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2015WinterShotcreteEMag

2014 Outstanding Underground Project Robinson Creek Tunnel Fire By Randy Zeiger, Gabrielle Cadieux, Denis Laviolette, Nick Laviolette, Justin Laviolette, and Edward D. Sparks II Orailroad tunnel near Robinson Creek, KY, of the portals were able to be plugged with fillmuch of the walls and roof to collapse. The timberlining system burned for several days before bothn the eve of Saturday, April 26, 2014, anarson fire engulfed a CSX Transportation cutting off service to two active coal mines in the material to suffocate the fire and to address com- area. The biggest and most productive mine is munity air quality concerns (refer to Fig. 1). TECO Coal in Myra, KY, which employs approx- CSX Transportation responded to this emer- imately 500 personnel, and produces around gency, focusing on safely restoring service to their 2 million tons (1.8 million metric tonnes) of coal customers. This task was wrought with various per year. Normal track speed for this branch line technical, environmental, and health and safety is 25 mph (40 kph), and train traffic consists of challenges, including firefighting, managing air two to three coal trains per week. The tunnel is quality, and reducing personnel risks while 742 ft (226 m) in length, most of which was working in a hazardous work environment. AMEC timber lined. was asked by CSX Transportation to respond to When ignited, the coal seams that outcropped this emergency. AMEC worked with CSXT’s in the tunnel roof and walls, along with the creosote- Engineering and Environmental departments, laden timbers and ties that lined the tunnel, HAZMAT, local Division personnel, and LRL effectively turned the tunnel into an oven, causing Construction Company to manage the incident, address environmental concerns, evaluate the tunnel, and restore rail traffic. HEPACO provided environmental remediation and firefighting exper- tise. LRL Construction Company performed tunnel exploration and remedial repairs. The AMEC tunnel engineering design team concluded that an “exploratory investigation” was needed once the fire was brought under control to assess tunnel conditions and determine what was needed to return the tunnel to full service. Originally, the plan was to remove the earthen plugs at the portals and advance back through the tunnel using a “top heading” approach with hand scaling and rock bolting of the tunnel roof and arches to assess the condition of the tunnel interior. However, the extent of the damage and air quality issues caused by the fire did not permit this type of advance. Temperatures upwards of 3000°F (1650°C) were recorded in the debris pile along the invert of the tunnel, which was up to 15 ft (4.6 m) thick in some places. The debris had to be “mucked” out of the invert to safely advance. This presented a significant challenge due to the extreme temperatures and dangerous atmospheric conditions. With coal seams con- tinuing to burn, it was difficult to create the proper ventilation needed in the tunnel for workers to progress. Fresh air was forced into the tunnel from one portal and withdrawn from Fig. 1: Scene of the fire at the west portal on the other. The exhaust smoke was routed through April 26, 2014 a field-fabricated “scrubber” to remove particu- (Photo credit: Pike County, KY, newspaper) late matter before discharge to the environment. 20 Shotcrete • Winter 2015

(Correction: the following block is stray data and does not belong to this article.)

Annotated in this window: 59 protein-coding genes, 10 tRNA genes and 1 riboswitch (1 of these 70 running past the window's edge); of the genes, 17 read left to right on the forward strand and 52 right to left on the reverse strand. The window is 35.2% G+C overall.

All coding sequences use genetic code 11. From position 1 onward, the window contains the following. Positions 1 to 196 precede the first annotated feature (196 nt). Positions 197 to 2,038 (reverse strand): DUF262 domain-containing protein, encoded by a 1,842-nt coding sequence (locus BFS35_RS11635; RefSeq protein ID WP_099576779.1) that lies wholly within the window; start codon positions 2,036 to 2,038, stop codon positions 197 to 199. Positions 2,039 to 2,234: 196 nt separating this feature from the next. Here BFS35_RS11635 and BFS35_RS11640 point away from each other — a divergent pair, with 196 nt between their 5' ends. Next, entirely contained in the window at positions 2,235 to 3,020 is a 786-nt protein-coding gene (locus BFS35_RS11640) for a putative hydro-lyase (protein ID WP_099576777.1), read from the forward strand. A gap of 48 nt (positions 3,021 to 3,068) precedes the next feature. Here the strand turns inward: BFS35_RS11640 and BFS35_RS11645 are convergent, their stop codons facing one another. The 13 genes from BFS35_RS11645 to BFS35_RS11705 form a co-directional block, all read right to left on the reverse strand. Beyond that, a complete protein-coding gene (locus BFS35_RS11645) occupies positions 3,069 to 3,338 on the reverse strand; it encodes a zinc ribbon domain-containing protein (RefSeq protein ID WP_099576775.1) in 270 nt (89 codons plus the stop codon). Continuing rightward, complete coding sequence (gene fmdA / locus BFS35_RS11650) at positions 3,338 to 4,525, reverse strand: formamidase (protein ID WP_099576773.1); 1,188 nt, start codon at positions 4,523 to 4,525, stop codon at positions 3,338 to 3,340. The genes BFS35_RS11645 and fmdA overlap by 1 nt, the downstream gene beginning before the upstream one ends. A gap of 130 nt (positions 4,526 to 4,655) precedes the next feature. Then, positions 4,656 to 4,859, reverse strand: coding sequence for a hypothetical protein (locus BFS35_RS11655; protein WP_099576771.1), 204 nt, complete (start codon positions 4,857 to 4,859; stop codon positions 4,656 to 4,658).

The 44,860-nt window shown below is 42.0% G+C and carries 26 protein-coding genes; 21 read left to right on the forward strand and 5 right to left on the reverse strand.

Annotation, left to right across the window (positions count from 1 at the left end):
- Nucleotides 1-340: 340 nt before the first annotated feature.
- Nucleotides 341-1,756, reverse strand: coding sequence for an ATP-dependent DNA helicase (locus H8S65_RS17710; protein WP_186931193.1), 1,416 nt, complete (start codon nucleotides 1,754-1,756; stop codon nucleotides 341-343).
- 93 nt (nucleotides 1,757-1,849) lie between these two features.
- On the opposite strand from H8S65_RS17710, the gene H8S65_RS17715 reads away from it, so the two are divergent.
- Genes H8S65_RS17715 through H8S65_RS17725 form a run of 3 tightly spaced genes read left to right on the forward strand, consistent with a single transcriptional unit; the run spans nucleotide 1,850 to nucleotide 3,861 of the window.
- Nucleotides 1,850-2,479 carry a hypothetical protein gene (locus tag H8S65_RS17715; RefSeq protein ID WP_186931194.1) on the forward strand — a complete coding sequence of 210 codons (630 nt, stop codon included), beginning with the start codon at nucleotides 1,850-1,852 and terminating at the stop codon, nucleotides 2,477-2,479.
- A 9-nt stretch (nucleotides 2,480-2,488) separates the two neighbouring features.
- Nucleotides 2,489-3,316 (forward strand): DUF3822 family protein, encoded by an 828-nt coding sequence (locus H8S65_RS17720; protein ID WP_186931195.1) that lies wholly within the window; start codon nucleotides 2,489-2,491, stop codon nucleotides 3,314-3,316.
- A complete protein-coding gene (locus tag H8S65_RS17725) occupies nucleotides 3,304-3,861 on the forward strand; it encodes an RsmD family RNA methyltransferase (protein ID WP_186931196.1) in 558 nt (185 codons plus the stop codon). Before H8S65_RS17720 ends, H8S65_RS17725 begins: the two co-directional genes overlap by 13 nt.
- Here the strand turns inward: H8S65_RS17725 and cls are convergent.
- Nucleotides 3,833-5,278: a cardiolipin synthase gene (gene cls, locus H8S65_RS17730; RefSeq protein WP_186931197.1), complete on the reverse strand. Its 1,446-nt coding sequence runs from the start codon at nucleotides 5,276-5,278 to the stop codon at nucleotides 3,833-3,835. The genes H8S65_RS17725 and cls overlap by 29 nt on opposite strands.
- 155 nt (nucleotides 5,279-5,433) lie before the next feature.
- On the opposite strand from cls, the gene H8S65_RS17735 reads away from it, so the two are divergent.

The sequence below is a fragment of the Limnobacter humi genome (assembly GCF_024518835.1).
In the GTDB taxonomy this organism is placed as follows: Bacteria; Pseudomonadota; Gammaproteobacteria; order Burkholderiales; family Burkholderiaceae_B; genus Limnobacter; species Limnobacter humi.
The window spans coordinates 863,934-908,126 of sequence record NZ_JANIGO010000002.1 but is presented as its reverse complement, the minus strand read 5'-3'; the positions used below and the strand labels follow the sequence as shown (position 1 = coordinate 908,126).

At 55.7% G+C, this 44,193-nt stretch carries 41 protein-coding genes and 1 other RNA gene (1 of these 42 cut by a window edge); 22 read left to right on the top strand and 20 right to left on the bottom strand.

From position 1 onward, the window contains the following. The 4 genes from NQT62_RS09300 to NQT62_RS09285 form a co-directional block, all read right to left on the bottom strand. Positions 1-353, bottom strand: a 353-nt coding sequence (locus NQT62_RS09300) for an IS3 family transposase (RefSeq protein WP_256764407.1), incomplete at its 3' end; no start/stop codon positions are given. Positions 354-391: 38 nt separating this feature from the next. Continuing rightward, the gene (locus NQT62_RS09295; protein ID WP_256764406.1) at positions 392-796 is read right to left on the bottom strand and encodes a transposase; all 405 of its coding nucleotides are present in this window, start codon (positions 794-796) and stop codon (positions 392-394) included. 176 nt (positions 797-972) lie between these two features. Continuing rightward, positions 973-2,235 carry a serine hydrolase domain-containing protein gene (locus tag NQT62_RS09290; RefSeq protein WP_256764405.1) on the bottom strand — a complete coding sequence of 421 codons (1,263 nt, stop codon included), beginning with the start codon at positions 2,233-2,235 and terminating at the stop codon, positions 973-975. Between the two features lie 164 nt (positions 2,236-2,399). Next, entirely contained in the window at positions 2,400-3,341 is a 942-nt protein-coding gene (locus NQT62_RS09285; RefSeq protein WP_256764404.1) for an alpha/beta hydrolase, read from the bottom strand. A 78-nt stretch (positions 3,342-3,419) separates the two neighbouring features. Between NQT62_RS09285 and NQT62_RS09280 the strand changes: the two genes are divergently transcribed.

2015WinterShotcreteEMag
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